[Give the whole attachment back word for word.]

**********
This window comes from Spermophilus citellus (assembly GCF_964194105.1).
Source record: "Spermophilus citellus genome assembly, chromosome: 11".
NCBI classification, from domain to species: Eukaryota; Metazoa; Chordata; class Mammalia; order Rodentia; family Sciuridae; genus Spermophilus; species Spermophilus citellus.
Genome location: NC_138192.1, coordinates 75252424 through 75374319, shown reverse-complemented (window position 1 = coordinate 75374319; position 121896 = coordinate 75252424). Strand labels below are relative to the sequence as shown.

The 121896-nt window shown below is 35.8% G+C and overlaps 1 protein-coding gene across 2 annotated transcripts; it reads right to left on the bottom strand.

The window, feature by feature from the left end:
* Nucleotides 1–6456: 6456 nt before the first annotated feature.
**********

This window comes from Spermophilus citellus (assembly GCF_964194105.1).
Source record: "Spermophilus citellus genome assembly, chromosome: 11".
NCBI classification, from domain to species: Eukaryota; Metazoa; Chordata; class Mammalia; order Rodentia; family Sciuridae; genus Spermophilus; species Spermophilus citellus.
Genome location: NC_138192.1, coordinates 75252424 through 75374319, shown reverse-complemented (window position 1 = coordinate 75374319; position 121896 = coordinate 75252424). Strand labels below are relative to the sequence as shown.

The 121896-nt window shown below is 35.8% G+C and overlaps 1 protein-coding gene across 2 annotated transcripts; it reads right to left on the bottom strand.

The window, feature by feature from the left end:
* Nucleotides 1–6456: 6456 nt before the first annotated feature.